21 U.S.C. 853(n)(6).

Petitioner argued that his brother purchased the forfeitable assets with funds that he had unlawfully ap propriated from petitioner, and that the assets therefore belonged to petitioner, not his brother, and were not subject to forfeiture for that reason. See Pet. App. 10. The district court rejected that contention because even if petitioner's allegations were true, "that would merely make [petitioner] an unsecured creditor of [Mahmoud]." Id. at 11. The court explained that "[u]nsecured credi tors do not have standing to challenge forfeiture under" Section 853(n). Ibid.

3. In an unpublished opinion, the court of appeals affirmed. Pet. App. 1-8. The court explained that be cause petitioner "concedes that he is not a bona fide pur chaser" under Section 853(n)(6)(B), he could establish standing only by showing that he had "a legal right or interest in the forfeited property that is superior to that of the government" under Section 853(n)(6)(A). Pet. App. 3-4.

The court of appeals determined that, under his own theory, petitioner had "no legally cognizable interest in the forfeitable properties at all." Pet. App. 5. Petitioner argued that his work generated nearly all of the health clinic's profits, that he was therefore entitled to those profits, and that Mahmoud used those profits to buy the assets in question. Ibid. The court explained that peti tioner "would have a cause of action against his brother for the fraudulent conversion of the proceeds of the practice and pharmacy," but that "as the holder of such a chose in action, [petitioner] is merely an unsecured creditor" without a legal interest in the particular assets in question. Id. at 6. The court declined to consider peti tioner's argument that he had a legal interest in the properties under a state-law constructive trust theory, because petitioner "concede[d] that he did not present this theory to the district court." Id. at 4 n.2. The court rejected petitioner's argument that he had sufficiently preserved the issue by presenting sufficient facts and generally arguing for "disgorgement," because "[a] plaintiff may not impose upon the district court the bur den of sorting out the facts, deciding which legal theo ries apply, and deciding which one is his best avenue to recovery." Ibid.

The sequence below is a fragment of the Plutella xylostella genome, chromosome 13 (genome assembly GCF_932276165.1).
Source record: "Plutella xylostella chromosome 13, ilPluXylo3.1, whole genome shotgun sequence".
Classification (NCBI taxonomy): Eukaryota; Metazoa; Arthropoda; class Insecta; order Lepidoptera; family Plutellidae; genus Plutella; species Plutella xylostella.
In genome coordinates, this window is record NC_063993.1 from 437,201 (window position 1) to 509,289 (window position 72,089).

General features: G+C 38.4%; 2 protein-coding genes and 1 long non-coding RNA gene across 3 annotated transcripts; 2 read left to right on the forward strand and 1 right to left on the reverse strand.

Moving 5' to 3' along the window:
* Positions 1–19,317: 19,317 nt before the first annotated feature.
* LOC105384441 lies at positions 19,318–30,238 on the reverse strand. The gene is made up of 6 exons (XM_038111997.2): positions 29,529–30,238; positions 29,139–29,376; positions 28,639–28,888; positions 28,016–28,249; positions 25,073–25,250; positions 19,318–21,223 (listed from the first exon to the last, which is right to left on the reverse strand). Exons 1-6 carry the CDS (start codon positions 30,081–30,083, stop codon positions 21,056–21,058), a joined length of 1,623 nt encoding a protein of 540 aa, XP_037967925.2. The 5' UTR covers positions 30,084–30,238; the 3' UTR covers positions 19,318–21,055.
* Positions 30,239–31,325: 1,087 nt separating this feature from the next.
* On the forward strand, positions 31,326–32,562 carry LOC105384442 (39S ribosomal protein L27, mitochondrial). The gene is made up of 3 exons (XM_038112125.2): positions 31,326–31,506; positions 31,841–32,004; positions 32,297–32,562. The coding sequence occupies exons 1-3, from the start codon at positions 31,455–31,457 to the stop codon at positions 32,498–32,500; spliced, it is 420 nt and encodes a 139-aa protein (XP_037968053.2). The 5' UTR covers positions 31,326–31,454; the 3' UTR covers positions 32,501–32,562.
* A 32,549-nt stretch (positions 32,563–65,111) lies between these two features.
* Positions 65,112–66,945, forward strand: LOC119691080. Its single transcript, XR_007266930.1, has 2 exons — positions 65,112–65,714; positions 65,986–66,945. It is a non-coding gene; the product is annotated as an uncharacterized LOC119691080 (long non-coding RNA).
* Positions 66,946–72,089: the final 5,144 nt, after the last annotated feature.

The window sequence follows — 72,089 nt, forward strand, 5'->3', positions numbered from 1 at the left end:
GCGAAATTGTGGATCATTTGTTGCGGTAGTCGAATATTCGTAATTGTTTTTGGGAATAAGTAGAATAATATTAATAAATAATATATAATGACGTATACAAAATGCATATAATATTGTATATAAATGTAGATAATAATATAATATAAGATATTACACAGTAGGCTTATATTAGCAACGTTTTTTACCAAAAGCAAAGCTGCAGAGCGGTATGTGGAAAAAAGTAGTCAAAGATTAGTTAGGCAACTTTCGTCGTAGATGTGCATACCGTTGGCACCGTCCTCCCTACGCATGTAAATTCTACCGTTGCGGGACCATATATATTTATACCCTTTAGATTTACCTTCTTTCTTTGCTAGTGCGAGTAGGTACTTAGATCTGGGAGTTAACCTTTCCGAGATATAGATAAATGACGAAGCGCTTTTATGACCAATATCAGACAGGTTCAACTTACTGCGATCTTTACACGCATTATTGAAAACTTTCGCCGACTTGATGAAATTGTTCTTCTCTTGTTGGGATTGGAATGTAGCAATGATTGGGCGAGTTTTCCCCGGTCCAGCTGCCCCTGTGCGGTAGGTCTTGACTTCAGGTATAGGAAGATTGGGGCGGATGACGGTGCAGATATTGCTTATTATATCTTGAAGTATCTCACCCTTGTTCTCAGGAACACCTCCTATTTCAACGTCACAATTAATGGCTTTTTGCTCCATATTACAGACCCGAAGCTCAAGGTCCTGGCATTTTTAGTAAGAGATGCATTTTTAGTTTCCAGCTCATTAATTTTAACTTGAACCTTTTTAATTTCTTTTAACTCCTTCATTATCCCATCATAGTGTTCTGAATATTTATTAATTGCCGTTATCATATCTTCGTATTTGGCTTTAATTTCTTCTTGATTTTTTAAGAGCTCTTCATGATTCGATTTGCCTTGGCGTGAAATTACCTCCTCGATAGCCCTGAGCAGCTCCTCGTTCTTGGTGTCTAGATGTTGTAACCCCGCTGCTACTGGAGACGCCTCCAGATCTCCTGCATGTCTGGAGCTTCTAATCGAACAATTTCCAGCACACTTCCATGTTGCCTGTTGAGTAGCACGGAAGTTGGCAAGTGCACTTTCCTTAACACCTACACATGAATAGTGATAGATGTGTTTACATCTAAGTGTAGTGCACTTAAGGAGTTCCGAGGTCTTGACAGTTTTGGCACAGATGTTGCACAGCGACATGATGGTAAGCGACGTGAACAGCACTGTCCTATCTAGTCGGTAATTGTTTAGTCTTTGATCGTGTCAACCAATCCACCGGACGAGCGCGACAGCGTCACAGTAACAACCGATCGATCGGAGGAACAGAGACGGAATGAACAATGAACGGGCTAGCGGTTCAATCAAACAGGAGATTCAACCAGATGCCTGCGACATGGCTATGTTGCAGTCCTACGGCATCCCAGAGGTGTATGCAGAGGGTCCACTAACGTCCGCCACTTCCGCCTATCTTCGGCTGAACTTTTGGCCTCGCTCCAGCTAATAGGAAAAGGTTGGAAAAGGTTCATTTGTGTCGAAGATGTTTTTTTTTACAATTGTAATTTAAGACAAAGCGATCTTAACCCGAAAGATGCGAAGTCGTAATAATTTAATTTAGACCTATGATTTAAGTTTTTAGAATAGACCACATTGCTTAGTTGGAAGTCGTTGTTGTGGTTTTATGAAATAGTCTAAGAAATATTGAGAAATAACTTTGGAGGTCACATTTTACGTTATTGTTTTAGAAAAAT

In addition, the court of appeals determined that, even if petitioner had a legal interest in the properties, that interest was not superior to the government's. Pet. App. 6-8. "All right, title, and interest in [forfeitable] property * * * vests in the United States upon the commission of the act giving rise to forfeiture." 21 U.S.C. 853(c). Thus, the court explained that, in order for a claimant to have an interest superior to the United States' interest, "the claimant must have had a legal right, title, or interest in the forfeitable properties that preceded the commission of the crime that gave rise to the forfeiture of that property." Pet. App. 7. Here, how ever, "[t]he proceeds of Mahmoud's practice, including any real properties purchased or bank or brokerage ac counts funded with those proceeds, were all acquired after the commission of his crime." Id. at 7-8. The court concluded that, because petitioner "has no interest that is superior to that of the government's in the forfeitable properties," he "does not have standing to challenge" the forfeiture. Id. at 8.

ARGUMENT

Petitioner contends (Pet. 5-10) that the court of ap peals erred in holding that he lacks standing to contest the forfeiture. That claim lacks merit, does not impli cate a circuit split, and does not warrant further review.

1. As the court of appeals held, petitioner does not have a legal interest in the forfeitable properties. Pet. App. 5-6. Petitioner has argued that Mahmoud acquired those properties with funds he had misappropriated from petitioner. See, e.g., id. at 5. If true, that means that petitioner had a legal interest in funds that were diverted from him. But it does not mean that petitioner has a legal interest in any specific properties that Mah moud purchased with those funds. See id. at 5-6.